New Facebook phishing attack taking Vietnamese opposition voices offline

Tiếng Việt

Access Now’s Digital Security Helpline has recently received reports of social engineering attacks in Vietnam targeting the Facebook profiles of bloggers and citizen journalists writing about democracy and human rights. These attacks aim to connect the targeted account with content that violates Facebook’s terms of service, leading to blocking of the account and near impossibility of recovery.

Here’s how the attack works:
  1. The attacker sends a friend request to the person being targeted, perhaps including a message trying to convince the person to accept their request.
  2. The attacker adds them as an admin of a Facebook page. Any of your friends can add you as a page admin without your confirmation. You will only receive a notification you have been added. That means once you accept the friend request, you become vulnerable to the attack.
    If you haven’t accepted the friend request, the attacker can still send you a request to join the page as an admin. The name of the page will make it seem harmless, but you should only allow your account to be connected to pages you know and trust.
  3. The attacker strategically designs the page to violate Facebook’s terms of service, and then reports the page for those violations. This process happens very quickly, leaving you little time to realize there is a problem and remove yourself from the page.
  4. Facebook blocks both the page and the admins’ accounts for the terms-of-service violation.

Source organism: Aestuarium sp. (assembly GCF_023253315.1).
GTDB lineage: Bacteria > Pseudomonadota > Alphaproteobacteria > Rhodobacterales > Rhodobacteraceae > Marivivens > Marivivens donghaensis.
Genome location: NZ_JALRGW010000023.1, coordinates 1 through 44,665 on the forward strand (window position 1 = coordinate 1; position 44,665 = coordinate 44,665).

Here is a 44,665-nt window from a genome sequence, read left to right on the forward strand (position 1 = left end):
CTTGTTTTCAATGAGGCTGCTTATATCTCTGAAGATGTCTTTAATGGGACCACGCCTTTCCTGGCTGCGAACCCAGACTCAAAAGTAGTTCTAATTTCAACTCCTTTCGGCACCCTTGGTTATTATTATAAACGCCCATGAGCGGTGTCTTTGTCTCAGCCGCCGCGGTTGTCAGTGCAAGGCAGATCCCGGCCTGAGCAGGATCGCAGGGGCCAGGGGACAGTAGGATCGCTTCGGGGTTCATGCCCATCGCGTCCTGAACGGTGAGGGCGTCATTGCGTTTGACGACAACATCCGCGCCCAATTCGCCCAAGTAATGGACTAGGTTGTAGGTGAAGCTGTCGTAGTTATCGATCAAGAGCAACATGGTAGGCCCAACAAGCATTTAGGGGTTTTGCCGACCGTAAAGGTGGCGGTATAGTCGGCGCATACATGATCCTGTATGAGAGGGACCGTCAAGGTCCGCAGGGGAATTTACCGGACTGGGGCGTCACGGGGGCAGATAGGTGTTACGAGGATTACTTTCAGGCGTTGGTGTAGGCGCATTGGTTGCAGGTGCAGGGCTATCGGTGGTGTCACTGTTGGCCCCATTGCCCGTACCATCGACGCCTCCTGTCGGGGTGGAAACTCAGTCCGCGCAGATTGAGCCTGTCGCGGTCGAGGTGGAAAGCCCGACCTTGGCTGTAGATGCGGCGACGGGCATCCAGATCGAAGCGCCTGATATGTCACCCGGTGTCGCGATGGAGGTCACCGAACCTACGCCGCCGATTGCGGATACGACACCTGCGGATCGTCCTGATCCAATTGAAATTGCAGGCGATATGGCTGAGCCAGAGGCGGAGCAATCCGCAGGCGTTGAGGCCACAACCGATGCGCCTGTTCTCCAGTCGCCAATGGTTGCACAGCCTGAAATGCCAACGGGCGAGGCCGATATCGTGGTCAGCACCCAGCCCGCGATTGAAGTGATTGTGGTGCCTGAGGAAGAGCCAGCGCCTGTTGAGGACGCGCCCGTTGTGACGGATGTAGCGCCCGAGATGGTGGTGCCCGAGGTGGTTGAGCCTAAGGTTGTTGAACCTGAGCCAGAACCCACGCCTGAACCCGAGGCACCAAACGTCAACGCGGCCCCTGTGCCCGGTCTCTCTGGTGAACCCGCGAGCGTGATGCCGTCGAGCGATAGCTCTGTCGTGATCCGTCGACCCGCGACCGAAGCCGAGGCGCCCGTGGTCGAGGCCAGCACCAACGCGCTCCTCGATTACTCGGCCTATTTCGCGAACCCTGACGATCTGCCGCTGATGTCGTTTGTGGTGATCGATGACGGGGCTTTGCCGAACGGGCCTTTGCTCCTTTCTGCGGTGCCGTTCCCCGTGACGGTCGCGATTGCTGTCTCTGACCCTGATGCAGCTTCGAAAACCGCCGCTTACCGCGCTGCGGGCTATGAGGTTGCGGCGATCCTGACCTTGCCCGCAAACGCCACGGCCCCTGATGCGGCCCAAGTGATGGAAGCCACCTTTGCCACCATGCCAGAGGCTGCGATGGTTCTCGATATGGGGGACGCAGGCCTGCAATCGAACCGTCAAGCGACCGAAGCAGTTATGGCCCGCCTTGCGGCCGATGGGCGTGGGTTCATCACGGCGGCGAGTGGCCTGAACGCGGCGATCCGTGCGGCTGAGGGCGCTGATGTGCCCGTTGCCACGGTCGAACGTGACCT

5. The target asks Facebook to restore their account, but they are seen to have violated the terms of service and their request is denied.At this point, the person whose account was attacked is completely erased from view — all of their past posts are no longer available. It also means they have lost access to all of their followers and aren’t able to share information with their audience in the future.

If you are in Vietnam, use these tips to keep your accounts secure:
  1. Be careful about accepting friend requests, and review your account privacy settings to ensure the content you publish is only available to the people you want to see it.
  2. Do not accept requests to become a page admin unless you are familiar with the page and the person sending the request. If you receive a notice you have been added to a page by one of your friends, immediately review the page and remove yourself if you did not expect to be added.
  3. Carefully review any pages you have permissions for. In the far right corner of the top navigation, click the drop-down arrow and then click Manage Pages. For any page you do not recognize, you can open it and choose Settings in the top right > Page Roles in the left menu > scroll down for  to the Existing Page Roles section > click Edit next to your name > click Remove.
  4. If you have been targeted in this kind of attack, or otherwise need assistance, contact the Digital Security Helpline.

This kind of attack is consistent with the work of Force 47, a 10,000-person military unit tasked with combating “wrong views” online that criticize the government or promote ideas counter to the governing party’s ideology.

We first received reports of this method of attack in September, but we have observed a spike in Facebook account suspensions and content takedowns in Vietnam since June following the passing of the Cybersecurity Law, which triggered widespread protest in the country. The law will go into effect in January 2019, and will require global tech companies like Facebook and Google to localize storage of data from users in Vietnam.